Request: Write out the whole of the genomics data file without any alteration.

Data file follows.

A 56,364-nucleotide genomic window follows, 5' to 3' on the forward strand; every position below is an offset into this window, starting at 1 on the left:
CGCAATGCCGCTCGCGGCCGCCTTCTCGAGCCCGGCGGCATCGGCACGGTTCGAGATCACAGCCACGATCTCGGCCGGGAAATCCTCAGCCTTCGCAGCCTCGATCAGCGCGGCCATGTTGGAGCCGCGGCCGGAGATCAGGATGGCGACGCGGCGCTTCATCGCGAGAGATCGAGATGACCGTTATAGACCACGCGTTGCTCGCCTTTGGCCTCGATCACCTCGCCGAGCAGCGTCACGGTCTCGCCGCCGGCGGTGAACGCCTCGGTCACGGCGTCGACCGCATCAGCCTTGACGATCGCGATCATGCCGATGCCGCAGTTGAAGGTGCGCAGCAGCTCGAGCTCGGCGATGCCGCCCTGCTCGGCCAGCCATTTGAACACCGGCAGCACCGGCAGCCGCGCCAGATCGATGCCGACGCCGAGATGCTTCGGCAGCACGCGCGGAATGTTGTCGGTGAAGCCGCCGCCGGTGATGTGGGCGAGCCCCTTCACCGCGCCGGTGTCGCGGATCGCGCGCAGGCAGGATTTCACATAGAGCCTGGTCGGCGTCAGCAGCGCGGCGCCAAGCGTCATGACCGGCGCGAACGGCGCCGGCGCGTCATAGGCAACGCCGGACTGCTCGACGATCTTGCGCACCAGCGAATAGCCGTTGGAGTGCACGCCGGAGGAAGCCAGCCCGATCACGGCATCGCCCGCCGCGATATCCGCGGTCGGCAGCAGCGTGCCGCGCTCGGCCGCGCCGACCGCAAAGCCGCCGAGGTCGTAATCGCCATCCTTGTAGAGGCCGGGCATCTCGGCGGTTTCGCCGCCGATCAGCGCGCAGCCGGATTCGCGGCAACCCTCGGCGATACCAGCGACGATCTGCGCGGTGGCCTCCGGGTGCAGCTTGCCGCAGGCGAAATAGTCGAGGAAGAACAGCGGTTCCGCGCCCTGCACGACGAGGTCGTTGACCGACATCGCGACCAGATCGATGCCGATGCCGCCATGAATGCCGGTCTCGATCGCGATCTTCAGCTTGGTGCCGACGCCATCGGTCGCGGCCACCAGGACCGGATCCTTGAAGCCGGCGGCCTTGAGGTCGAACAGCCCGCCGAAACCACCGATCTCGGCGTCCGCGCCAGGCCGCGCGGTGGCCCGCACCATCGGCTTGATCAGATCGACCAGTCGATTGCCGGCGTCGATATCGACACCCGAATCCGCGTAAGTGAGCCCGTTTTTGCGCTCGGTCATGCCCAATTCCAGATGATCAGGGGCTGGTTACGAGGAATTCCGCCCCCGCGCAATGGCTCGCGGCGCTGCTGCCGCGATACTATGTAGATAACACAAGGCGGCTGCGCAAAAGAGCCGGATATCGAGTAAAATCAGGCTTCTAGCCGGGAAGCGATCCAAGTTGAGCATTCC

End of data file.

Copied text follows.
A 56,364-nucleotide genomic window follows, 5' to 3' on the forward strand; every position below is an offset into this window, starting at 1 on the left:
CGCAATGCCGCTCGCGGCCGCCTTCTCGAGCCCGGCGGCATCGGCACGGTTCGAGATCACAGCCACGATCTCGGCCGGGAAATCCTCAGCCTTCGCAGCCTCGATCAGCGCGGCCATGTTGGAGCCGCGGCCGGAGATCAGGATGGCGACGCGGCGCTTCATCGCGAGAGATCGAGATGACCGTTATAGACCACGCGTTGCTCGCCTTTGGCCTCGATCACCTCGCCGAGCAGCGTCACGGTCTCGCCGCCGGCGGTGAACGCCTCGGTCACGGCGTCGACCGCATCAGCCTTGACGATCGCGATCATGCCGATGCCGCAGTTGAAGGTGCGCAGCAGCTCGAGCTCGGCGATGCCGCCCTGCTCGGCCAGCCATTTGAACACCGGCAGCACCGGCAGCCGCGCCAGATCGATGCCGACGCCGAGATGCTTCGGCAGCACGCGCGGAATGTTGTCGGTGAAGCCGCCGCCGGTGATGTGGGCGAGCCCCTTCACCGCGCCGGTGTCGCGGATCGCGCGCAGGCAGGATTTCACATAGAGCCTGGTCGGCGTCAGCAGCGCGGCGCCAAGCGTCATGACCGGCGCGAACGGCGCCGGCGCGTCATAGGCAACGCCGGACTGCTCGACGATCTTGCGCACCAGCGAATAGCCGTTGGAGTGCACGCCGGAGGAAGCCAGCCCGATCACGGCATCGCCCGCCGCGATATCCGCGGTCGGCAGCAGCGTGCCGCGCTCGGCCGCGCCGACCGCAAAGCCGCCGAGGTCGTAATCGCCATCCTTGTAGAGGCCGGGCATCTCGGCGGTTTCGCCGCCGATCAGCGCGCAGCCGGATTCGCGGCAACCCTCGGCGATACCAGCGACGATCTGCGCGGTGGCCTCCGGGTGCAGCTTGCCGCAGGCGAAATAGTCGAGGAAGAACAGCGGTTCCGCGCCCTGCACGACGAGGTCGTTGACCGACATCGCGACCAGATCGATGCCGATGCCGCCATGAATGCCGGTCTCGATCGCGATCTTCAGCTTGGTGCCGACGCCATCGGTCGCGGCCACCAGGACCGGATCCTTGAAGCCGGCGGCCTTGAGGTCGAACAGCCCGCCGAAACCACCGATCTCGGCGTCCGCGCCAGGCCGCGCGGTGGCCCGCACCATCGGCTTGATCAGATCGACCAGTCGATTGCCGGCGTCGATATCGACACCCGAATCCGCGTAAGTGAGCCCGTTTTTGCGCTCGGTCATGCCCAATTCCAGATGATCAGGGGCTGGTTACGAGGAATTCCGCCCCCGCGCAATGGCTCGCGGCGCTGCTGCCGCGATACTATGTAGATAACACAAGGCGGCTGCGCAAAAGAGCCGGATATCGAGTAAAATCAGGCTTCTAGCCGGGAAGCGATCCAAGTTGAGCATTCC